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Kinetic studies of Cr(VI) reduction in an indigenous mixed culture of bacteria in the presence of As(III)

An indigenous mixed culture of bacteria collected from a Wastewater Treatment Plant (Brits,
North West Province, South Africa), biocatalytically reduced Cr(VI) in the presence of
As(III). Both the reduced chromium (Cr(III)) and the oxidised arsenic (As(V)) readily form
amorphous hydroxides that can be easily separated or precipitated from the aqueous phase as
part of the treatment process. Treatment of Cr(VI) and As(III) before disposal of wastewater
is critical since both compounds are known to be carcinogenic and mutagenic at very low
concentrations, and acutely toxic at high concentrations.
Batch experiments were conducted to evaluate the rate of Cr(VI) reduction under anaerobic
condition in the presence of its co-contaminant As(III) typically found in the groundwater
and mining effluent. Results showed near complete Cr(VI) reduction under initial Cr(VI)
concentrations up to 70 mg/L in a batch amended with 20 mg/L As(III). However, increasing
Cr(VI) concentrations up to 100 mg/L resulted in the inhibition of Cr(VI) reduction activity.
Further investigation was conducted in a batch reactor amended with 70 mg/L Cr(VI)
concentration at different As(III) concentrations ranging from 5-70 mg/L to evaluate the
effect of varying As(III) concentration on Cr(VI) reduction efficiency. Results showed that
Cr(VI) reduction efficiency increased as As(III) concentrations increased from 5-40 mg/L.
However, further increase in As(III) concentration up to 50 mg/L resulted in incomplete
Cr(VI) reduction and decrease in Cr(VI) reduction efficiency. These results suggest that the
rate of Cr(VI) reduction depends on the redox reaction of As(III) and As(V) with Cr(VI).
Moreover, the inhibitory effect observed at high Cr(VI) and As(III) concentration may also be attributed to the dual toxicity effect of Cr(VI) and As(III) on microbial cell. From the
above batch kinetic studies lethal concentration of Cr(VI) and As(III) for these strains was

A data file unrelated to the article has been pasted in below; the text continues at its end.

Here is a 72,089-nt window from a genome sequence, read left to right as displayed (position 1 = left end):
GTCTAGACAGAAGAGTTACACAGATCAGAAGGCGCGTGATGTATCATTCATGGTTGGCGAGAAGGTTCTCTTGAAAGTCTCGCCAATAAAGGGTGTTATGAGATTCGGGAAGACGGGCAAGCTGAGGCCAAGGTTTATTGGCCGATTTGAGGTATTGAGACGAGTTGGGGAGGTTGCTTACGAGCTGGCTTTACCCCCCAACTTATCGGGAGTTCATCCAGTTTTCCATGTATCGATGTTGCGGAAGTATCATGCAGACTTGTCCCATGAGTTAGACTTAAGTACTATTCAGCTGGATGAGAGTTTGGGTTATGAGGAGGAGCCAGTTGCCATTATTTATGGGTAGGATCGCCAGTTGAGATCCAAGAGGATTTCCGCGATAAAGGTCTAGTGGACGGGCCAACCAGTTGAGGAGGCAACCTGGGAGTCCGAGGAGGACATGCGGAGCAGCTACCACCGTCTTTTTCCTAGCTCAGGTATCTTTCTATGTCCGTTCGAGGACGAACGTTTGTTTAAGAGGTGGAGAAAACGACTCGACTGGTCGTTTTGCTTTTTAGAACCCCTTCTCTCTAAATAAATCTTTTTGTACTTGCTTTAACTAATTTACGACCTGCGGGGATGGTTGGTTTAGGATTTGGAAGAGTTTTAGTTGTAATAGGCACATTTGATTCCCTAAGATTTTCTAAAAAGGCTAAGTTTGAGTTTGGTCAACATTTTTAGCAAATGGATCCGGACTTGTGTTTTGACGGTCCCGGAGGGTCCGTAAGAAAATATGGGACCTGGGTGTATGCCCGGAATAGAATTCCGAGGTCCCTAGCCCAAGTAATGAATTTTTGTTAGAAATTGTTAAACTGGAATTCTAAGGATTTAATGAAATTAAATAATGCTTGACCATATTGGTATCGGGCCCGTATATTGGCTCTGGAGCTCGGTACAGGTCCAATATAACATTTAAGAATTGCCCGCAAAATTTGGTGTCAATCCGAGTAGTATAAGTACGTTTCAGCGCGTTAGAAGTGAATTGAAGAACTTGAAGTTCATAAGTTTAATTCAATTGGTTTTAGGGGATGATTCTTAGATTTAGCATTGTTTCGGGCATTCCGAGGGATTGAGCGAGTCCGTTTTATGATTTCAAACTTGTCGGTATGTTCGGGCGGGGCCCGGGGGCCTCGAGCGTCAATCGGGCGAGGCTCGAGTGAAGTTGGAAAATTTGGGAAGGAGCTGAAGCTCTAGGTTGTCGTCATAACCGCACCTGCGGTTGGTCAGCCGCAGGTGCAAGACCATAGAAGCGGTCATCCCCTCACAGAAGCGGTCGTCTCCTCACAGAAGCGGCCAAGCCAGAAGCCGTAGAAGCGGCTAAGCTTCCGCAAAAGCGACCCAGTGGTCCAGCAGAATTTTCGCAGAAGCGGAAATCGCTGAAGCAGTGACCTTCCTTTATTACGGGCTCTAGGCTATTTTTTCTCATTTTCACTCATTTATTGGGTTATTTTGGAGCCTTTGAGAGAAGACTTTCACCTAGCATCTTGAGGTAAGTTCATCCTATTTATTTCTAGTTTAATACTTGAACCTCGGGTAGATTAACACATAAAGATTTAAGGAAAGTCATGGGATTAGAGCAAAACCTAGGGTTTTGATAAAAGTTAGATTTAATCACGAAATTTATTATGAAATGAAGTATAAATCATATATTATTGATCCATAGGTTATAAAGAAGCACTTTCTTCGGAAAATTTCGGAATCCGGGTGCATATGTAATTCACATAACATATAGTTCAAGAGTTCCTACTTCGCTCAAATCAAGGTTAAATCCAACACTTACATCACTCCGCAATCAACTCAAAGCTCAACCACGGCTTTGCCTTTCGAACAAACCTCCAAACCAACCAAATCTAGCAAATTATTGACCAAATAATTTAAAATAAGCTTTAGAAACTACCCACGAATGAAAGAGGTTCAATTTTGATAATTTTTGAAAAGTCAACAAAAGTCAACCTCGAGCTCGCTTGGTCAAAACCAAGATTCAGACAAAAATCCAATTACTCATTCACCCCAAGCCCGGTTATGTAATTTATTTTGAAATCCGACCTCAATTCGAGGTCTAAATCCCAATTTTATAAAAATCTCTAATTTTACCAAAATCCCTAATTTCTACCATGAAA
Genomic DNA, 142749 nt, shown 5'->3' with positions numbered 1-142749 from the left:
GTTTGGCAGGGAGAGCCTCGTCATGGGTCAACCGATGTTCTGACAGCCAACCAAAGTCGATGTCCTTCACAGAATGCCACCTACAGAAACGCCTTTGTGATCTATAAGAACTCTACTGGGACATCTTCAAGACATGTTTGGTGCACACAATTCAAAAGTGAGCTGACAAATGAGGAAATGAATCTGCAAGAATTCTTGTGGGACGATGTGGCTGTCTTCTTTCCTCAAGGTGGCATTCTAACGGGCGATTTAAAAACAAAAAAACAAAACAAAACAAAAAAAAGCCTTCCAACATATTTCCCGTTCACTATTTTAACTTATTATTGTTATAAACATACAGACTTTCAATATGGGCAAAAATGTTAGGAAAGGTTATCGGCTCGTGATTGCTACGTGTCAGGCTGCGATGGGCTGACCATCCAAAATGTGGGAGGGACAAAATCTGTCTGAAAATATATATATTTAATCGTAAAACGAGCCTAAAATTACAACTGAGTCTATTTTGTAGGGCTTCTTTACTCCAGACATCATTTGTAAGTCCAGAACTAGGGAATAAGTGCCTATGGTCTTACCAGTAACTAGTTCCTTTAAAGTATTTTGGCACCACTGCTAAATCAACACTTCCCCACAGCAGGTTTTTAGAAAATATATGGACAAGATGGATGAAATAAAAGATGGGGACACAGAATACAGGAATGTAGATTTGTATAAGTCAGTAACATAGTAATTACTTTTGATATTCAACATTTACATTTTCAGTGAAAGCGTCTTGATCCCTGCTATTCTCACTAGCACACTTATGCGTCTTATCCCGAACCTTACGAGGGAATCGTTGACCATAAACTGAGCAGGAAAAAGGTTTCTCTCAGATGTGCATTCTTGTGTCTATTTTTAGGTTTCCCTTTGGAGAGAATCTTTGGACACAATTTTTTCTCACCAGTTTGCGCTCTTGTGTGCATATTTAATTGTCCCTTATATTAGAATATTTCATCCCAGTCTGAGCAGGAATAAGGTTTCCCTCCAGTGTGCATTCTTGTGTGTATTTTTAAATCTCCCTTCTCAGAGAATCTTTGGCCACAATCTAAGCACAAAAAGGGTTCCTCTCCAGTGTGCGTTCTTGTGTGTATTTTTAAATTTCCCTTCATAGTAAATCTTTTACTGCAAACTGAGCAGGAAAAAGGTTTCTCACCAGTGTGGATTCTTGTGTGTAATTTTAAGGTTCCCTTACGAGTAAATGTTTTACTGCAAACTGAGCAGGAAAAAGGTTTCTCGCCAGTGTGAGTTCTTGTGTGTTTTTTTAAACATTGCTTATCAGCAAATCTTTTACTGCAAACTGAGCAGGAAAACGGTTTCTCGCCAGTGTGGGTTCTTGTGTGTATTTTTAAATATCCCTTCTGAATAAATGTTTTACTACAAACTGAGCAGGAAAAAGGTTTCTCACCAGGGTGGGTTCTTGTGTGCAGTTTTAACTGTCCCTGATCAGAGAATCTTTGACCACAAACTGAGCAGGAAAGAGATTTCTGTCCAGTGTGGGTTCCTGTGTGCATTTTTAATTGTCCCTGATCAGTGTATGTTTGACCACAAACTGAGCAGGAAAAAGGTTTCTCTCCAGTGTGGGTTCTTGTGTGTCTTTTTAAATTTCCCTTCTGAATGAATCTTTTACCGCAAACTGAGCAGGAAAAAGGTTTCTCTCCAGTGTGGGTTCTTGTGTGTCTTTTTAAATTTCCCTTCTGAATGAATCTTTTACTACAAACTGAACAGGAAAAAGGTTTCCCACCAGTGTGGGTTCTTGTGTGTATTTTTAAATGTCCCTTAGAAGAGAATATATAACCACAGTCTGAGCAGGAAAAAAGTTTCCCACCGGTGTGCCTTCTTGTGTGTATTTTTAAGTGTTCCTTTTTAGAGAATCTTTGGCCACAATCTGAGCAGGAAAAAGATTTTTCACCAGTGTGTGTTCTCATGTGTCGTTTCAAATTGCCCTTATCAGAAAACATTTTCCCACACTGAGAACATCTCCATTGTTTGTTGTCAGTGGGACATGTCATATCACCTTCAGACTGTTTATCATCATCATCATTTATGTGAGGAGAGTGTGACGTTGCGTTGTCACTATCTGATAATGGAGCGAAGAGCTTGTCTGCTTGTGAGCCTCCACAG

evaluated and established.
Initial evaluation of the bacteria using 16S rRNA partial sequence method showed that cells
in the mixed culture comprised predominantly of the Gram-positive species: Staphylococcus
sp., Enterobacter sp., and Bacillus sp. The biokinetic parameters of these strains were
estimated using a non-competitive inhibition model with a computer programme for
simulation of the Aquatic System “AQUASIM 2.0”.
Microbial reduction of Cr(VI) in the presence of As(III) was further investigated in
continuous-flow bioreactors (biofilm reactor) under varying Cr(VI) loading rates. The reactor
achieved Cr(VI) removal efficiency of more than 96 % in the first three phases of continuous
operation at lower Cr(VI) concentration ranging from 20-50 mg/L. However, 20 % decrease
in Cr(VI) removal efficiency was observed as Cr(VI) concentration increase up to 100 mg/L.
The reactor was able to recover from Cr(VI) and As(III) overloading phase after establishing
the resilient nature of the microorganism. Similarly to the batch reactor studies the overall
performance of the reactor also demonstrated that the presence of As(III) greatly enhance
Cr(VI) reduction in a bioreactor. This was evident by near complete removal of Cr(VI)
concentration up to 50 mg/L. The basic mass balance expressions on Cr(VI) along with the
non-competitive inhibition model were used to estimate the biokinetic parameters in the
continuous flow bioreactor system.
Cr(VI) reduction efficiency along the longitudinal column was also evaluated in this study.
Results showed that Cr(VI) efficiency increased as Cr(VI) concentration travels along the
longitudinal column. Other important factors such as oxygen and pH during biological Cr(VI)
reduction in the presence of As(III) oxidation were also evaluated. / Dissertation (MEng)--University of Pretoria, 2014. / tm2015 / Chemical Engineering / MEng / Unrestricted
Date January 2014
CreatorsIgboamalu, Tony E.
ContributorsChirwa, Evans M.N.
PublisherUniversity of Pretoria
Source SetsSouth African National ETD Portal
Detected LanguageEnglish
Rights© 2015 University of Pretoria. All rights reserved. The copyright in this work vests in the University of Pretoria. No part of this work may be reproduced or transmitted in any form or by any means, without the prior written permission of the University of Pretoria.

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